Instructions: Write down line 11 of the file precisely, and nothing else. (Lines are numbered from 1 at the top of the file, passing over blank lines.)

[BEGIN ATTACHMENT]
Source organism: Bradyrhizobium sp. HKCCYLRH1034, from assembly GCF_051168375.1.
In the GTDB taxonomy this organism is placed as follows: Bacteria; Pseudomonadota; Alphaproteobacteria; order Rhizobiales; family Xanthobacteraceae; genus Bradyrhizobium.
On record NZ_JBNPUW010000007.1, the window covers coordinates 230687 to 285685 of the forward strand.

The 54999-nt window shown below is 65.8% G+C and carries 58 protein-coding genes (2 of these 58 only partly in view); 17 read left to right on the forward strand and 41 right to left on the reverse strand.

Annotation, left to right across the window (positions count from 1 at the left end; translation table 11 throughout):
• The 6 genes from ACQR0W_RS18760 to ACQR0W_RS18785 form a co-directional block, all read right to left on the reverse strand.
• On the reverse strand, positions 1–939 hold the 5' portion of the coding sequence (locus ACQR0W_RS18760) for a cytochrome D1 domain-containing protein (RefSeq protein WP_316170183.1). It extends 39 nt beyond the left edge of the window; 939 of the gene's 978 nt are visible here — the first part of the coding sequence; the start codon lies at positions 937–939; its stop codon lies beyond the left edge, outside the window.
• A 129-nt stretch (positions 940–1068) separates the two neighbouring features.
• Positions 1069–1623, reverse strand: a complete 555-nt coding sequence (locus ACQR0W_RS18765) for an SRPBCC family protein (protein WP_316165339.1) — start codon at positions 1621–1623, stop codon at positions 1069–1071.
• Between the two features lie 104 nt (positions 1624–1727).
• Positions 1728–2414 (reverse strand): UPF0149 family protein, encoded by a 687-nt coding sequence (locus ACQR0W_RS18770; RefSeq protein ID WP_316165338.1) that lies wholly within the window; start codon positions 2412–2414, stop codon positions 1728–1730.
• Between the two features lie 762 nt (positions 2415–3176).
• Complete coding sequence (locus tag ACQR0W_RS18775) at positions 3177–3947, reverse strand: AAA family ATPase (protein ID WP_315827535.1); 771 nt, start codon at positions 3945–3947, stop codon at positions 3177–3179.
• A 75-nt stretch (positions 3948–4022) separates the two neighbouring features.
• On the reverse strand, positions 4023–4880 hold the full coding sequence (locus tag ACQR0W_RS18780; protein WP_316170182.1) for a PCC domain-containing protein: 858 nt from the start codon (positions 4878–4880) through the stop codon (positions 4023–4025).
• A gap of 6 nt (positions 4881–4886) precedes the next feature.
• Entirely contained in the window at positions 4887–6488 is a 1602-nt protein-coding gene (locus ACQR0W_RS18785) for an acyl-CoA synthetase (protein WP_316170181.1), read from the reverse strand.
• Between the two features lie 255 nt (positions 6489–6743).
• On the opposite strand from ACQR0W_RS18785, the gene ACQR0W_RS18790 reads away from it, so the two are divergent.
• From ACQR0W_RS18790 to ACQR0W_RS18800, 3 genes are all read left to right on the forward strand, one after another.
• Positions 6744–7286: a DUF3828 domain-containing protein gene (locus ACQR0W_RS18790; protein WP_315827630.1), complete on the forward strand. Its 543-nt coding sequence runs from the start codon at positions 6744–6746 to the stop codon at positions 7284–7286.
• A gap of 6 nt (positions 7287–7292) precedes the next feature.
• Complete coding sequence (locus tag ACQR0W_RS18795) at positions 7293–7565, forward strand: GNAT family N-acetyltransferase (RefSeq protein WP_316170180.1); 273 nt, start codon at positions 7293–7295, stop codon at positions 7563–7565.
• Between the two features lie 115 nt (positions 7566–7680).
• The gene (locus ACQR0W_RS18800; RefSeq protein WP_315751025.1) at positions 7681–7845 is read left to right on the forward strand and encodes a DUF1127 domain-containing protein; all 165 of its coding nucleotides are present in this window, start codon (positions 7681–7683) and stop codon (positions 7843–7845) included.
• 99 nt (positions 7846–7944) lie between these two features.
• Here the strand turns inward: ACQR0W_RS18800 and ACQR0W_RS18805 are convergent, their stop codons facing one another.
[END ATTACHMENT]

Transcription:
• Positions 1728–2414 (reverse strand): UPF0149 family protein, encoded by a 687-nt coding sequence (locus ACQR0W_RS18770; RefSeq protein ID WP_316165338.1) that lies wholly within the window; start codon positions 2412–2414, stop codon positions 1728–1730.